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Hi all i have been looking to upgrade my  current celestron nexstar 6 SE which i have found to be amazing  but have been  looking at the  celestron advanced vx 8" edge HD as i want to do more imaging both planetry and dso has anyone on here got one that could give some indication on how much better (if at all) this scope is and what makes it better

thanks in advance



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Hi Barry,

You will certainly gain from the greater light grasp of the 8", although this is not really necessary for planetary as they are quite bright objects already.

I do not have an Edge HD, just a 8" XLT SCT.

People do use SCTs for DSO but not many. The main reason is that it is difficult, some find impossible, to guide accurately at such long a focal length

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You will gain a 33% increase in light grasp but a 2" increase in aperture is not big in the scheme of things. There will be a million different answers from many people but you could keep the 6SE and purchase another scope.

That scope depends on what you want to do. Is it imaging or visual and of what - DSO or Planets.

If visual of DSO get a Dob - 10 to 12", this could also be used for imaging DSOs but would require a big and sturdy mount. They are also good for planetary.

If imaging DSO get a refractor - ED80. This would still require a sturdy mount. It is a banal point but certainly a truism, get an HEQ5 as a minimum.

It is difficult to advise. You need to know what it is you want to do. People will give plenty of valid advice. The only problem that in some cases this will be swayed by their preference for scope type, SCT, MAK, Frac, Newt.

You may well get a few replies to this thread, if nothing else, to help someone spend some money :-), but also because your end point is undefined.

All scopes will do just about everything, just some do some things a lot better than others.

Sorry to be so vague and unhelpful but decide what you want to do or exactly what you want THE scope to do and you will get better advice / direction.

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From a 6 to an 8 inch you will get a bigger brighter image because of the added apperture.. The sct and vx mount is good enough for dso and imaging,but a 8 inch is only any good on the smaller targets..it fills the frame on targets such as m42,m31,horsehead..nebulas such as california,rosette and m45 are way too big to get in 1 frame..you could do mosaics but added time and data..all galaxies are fine..does a great job,but you  will need a 6.3 focal reducer..as far as im aware the edge has slightly better optics and a internal cooling fan ...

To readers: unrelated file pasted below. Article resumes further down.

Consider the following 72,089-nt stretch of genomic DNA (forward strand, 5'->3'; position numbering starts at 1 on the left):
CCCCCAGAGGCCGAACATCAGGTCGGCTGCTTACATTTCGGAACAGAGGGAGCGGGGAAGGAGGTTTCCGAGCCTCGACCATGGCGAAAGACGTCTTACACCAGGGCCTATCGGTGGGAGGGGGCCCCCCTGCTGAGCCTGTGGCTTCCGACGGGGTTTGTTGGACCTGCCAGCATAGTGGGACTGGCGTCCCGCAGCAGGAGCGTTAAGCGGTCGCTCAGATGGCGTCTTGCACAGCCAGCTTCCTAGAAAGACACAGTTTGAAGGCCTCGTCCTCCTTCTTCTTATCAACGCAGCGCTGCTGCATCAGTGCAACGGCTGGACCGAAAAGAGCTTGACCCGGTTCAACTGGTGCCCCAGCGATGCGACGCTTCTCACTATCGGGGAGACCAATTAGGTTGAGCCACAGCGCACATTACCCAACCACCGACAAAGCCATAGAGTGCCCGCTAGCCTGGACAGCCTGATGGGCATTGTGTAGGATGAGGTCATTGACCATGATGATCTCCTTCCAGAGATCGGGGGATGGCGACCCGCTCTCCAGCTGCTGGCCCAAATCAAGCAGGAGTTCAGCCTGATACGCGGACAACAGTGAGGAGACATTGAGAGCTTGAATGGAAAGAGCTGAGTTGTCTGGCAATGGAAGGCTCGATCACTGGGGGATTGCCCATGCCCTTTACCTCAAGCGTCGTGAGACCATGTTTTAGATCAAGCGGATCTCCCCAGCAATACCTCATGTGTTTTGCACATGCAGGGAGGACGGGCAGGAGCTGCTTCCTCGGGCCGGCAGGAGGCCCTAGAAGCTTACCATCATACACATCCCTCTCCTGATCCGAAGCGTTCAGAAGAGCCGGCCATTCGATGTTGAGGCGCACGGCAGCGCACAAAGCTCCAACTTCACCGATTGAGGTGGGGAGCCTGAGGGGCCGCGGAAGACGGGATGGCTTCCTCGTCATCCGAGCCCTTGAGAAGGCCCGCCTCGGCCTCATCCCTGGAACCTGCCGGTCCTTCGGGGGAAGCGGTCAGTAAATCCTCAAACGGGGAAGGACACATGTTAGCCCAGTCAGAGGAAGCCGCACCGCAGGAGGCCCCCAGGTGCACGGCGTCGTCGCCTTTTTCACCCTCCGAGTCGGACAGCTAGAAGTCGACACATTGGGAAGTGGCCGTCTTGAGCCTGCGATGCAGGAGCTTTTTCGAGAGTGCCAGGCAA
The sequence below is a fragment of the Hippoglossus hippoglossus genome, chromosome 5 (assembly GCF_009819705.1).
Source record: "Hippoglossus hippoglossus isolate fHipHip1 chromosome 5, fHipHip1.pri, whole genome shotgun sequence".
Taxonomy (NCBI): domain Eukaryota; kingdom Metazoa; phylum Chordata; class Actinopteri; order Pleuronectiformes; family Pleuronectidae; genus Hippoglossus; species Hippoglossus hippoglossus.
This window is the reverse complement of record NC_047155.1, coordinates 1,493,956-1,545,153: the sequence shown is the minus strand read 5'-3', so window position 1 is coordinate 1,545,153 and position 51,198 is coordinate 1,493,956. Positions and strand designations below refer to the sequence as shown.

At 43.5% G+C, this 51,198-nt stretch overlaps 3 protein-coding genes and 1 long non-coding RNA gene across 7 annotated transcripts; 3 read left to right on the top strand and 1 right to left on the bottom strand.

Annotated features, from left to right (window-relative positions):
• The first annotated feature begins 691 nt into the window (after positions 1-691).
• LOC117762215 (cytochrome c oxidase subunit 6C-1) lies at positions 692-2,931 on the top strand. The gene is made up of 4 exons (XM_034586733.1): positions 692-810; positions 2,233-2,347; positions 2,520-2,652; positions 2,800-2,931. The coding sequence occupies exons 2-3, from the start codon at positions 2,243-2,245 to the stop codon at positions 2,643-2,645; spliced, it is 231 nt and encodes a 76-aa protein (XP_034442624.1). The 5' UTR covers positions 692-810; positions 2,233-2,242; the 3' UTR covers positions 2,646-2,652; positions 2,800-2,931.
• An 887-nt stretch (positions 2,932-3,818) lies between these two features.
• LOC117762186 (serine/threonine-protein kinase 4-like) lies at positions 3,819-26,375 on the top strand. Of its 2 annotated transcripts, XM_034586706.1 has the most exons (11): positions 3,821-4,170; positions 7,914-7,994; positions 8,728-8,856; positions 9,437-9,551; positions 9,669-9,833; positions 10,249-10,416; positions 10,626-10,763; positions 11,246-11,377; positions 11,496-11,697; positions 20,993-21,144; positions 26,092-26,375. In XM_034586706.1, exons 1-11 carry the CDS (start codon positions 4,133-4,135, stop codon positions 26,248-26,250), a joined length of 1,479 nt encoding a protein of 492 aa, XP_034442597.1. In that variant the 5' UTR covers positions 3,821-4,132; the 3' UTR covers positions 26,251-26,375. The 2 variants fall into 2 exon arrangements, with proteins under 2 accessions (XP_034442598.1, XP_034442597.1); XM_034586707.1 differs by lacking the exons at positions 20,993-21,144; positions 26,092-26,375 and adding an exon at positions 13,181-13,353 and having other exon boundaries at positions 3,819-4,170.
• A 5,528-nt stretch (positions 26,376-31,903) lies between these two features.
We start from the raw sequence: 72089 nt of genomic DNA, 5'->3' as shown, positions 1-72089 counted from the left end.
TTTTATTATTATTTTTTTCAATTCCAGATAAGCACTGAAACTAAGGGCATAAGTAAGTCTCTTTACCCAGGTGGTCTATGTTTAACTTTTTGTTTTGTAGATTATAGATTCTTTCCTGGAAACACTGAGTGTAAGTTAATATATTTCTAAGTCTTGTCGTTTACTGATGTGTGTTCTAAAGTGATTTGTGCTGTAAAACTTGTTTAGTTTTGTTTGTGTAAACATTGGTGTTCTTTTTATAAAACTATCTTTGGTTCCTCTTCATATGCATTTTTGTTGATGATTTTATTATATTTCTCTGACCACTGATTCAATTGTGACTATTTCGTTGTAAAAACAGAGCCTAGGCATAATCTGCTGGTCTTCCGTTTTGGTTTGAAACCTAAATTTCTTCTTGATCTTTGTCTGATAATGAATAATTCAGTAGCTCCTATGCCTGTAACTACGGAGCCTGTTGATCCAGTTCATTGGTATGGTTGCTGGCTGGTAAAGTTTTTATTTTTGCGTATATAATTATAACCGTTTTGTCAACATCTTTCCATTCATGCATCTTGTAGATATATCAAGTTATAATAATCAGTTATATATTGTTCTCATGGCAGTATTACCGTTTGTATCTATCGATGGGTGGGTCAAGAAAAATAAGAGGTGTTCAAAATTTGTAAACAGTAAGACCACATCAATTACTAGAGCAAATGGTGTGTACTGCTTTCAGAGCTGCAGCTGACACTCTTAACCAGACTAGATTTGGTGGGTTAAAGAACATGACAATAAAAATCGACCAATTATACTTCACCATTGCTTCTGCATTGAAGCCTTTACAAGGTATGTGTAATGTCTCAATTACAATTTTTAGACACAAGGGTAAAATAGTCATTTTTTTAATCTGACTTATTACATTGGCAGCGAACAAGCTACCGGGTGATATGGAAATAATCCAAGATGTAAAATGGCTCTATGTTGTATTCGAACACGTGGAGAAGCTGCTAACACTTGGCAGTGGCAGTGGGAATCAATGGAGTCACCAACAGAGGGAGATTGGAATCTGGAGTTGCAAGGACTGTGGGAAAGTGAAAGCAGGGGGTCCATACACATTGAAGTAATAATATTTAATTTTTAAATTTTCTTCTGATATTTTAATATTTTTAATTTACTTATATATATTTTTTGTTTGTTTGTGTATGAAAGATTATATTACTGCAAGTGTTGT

I have a vx 8sct and in about to save up for a 80mm ed refractor for the bigger targets...lots of people say the sct is a great planetry scope but not really a dso scope..i wouldnt totally agree but it depends on your targets

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If you have a fairly long focal length on your guide scope, then guiding the 8" f10 SCT will be a little easier. I had limited success using an 80mm f5 (400mm fl) guide scope. Adding the 0.63 focal reducer should help - if the wind drops I will be trying that.

There is a rough way to check how your guiding may turn out - that is the ratio of the image pixel scale of the guide and imaging scopes.

Imaging pixel scale is  ((c) Wilmslow Astro).

You want the ratio for guide scope to imagine scope to be less than 4. See the topic below which is where I found that snippet.


I ran some numbers with my SCT and Newtonian 8" tubes and different guide cameras and there is a combination I can get a guide ratio of 4.8 on each. Which means I can make both equally as difficult (or easy) to guide LOL

So we come field of view differences; using my Canon 600d (4.3um pixels)

  • SCT 0.66 arches/pixel 
  • Newt 0.99

Its not an easy choice :)

yes I have the ED80 as well, but not had time to check the numbers.

Of course this is all theoretical and usually bears no relationship to reality :)

Edited by iapa
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Advanced VX 8” EdgeHD: truly the ultimate entry-level astroimaging package. This package combines the groundbreaking new Advanced VX mount with Celestron’s best optics, the EdgeHD optical system. This setup offers the astroimager maximum versatility – allowing up to 3 different f-stop configurations. Users can attach a camera to the rear of the telescope and shoot at f/10, or attach our 8-inch focal reducer (coming soon) and shoot at f/7. Additionally, EdgeHD is Fastar/Hyperstar compatible, giving imagers the option to shoot at ultra-fast f/2. No matter which configuration you choose, EdgeHD technology gives you pinpoint stars all the way to the edge of the CCD sensor. So a no brainer of you have extra budget for Hyperstar...



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